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Jews Deplore Bush’s Comparison of Saddam Hussein with Hitler

November 5, 1990
See Original Daily Bulletin From This Date

President Bush’s assertion last week that Iraq’s use of Western hostages as “human shields” had no parallel during the Third Reich has offended Jews across the political spectrum.

The fur began to fly after Bush, speaking at a political rally in Massachusetts last Thursday, blasted Saddam Hussein’s decision to place hostages at Iraqi military installations and other strategic sites.

“I don’t believe Adolf Hitler ever participated in anything of that nature,” he said.

The president later defended his statement: “I was told that Hitler did not stake people out against potential military targets,” he said. He also claimed that Hitler, unlike Hussein, respected “the legitimacy of the embassies.”

In Los Angeles, Rabbi Abraham Cooper, associate dean of the Simon Wiesenthal Center, called Bush’s statements “an outrage.” Hitler’s acts were, in fact, “much worse” than the atrocities perpetrated by Hussein, he said.

Cooper pointed out that Hitler indeed placed concentration camp workers at strategically located munitions factories. Those human targets were killed when Allied forces bombed Nazi weapons plants, he said.


In New York, Albert Vorspan, senior vice president of the Union of American Hebrew Congregations, agreed.

While “Bush is to be commended for effectively leading the world against the brutal aggression of Saddam Hussein,” the president’s “rhetorical comparison arguing that the Iraqi despot is even worse than Adolf Hitler is overblown and offensive,” he said in a statement.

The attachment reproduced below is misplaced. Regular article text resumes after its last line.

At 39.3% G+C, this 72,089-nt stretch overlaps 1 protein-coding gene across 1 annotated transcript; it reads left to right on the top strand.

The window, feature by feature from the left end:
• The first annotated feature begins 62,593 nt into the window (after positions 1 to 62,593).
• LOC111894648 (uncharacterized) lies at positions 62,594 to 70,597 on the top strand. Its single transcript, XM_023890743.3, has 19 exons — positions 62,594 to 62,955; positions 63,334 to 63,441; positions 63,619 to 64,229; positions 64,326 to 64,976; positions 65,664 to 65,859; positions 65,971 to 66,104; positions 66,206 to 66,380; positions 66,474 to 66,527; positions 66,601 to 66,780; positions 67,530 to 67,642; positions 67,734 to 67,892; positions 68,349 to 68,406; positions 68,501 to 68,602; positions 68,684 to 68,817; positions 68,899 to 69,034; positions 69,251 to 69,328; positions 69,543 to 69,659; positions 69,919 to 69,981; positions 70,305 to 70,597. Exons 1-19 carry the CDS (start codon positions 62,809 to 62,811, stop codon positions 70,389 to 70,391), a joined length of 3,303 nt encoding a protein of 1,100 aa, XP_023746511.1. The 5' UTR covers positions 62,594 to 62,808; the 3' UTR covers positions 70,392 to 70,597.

“To compare him with the monster who organized the Holocaust” is “insensitive hyperbole that is unhelpful to the truth,” Vorspan said.

Even Alfred Lilienthal, a noted Jewish anti-Zionist, criticized the president’s remarks, saying, “There is no parallel to what Hitler did.”

But Lilienthal, who often criticizes parallels made between Nazi atrocities and those perpetrated by Arabs today, said that “demonizing Saddam Hussein will not lead us to a constructive end to this crisis.”

Both the president and Secretary of State James Baker have made other comparisons between Hussein and Hitler.

Bush has repeatedly compared Iraq’s Aug. 2 invasion of Kuwait to Hitler’s invasion of Poland, which led to the outbreak of World War II.

The Nazi Death’s Head regiments came in behind the regular armed forces of Germany “and systematically wiped out a lot of Polish people, lined up kids and shot them,” Bush said last week. “And the same things are going on in Kuwait today.”

At a congressional hearing in October, Baker entertained the possibility of holding war crimes trials, just as were held following World War II in Nuremberg, to address allegations that Hussein has committed atrocities against the Kuwaitis since the Iraqi occupation began.

In this matter, Cooper called the comparison legitimate. He expressed hope the United States would also sue U.S. firms that have supplied Iraq with chemical or biological weapons components.

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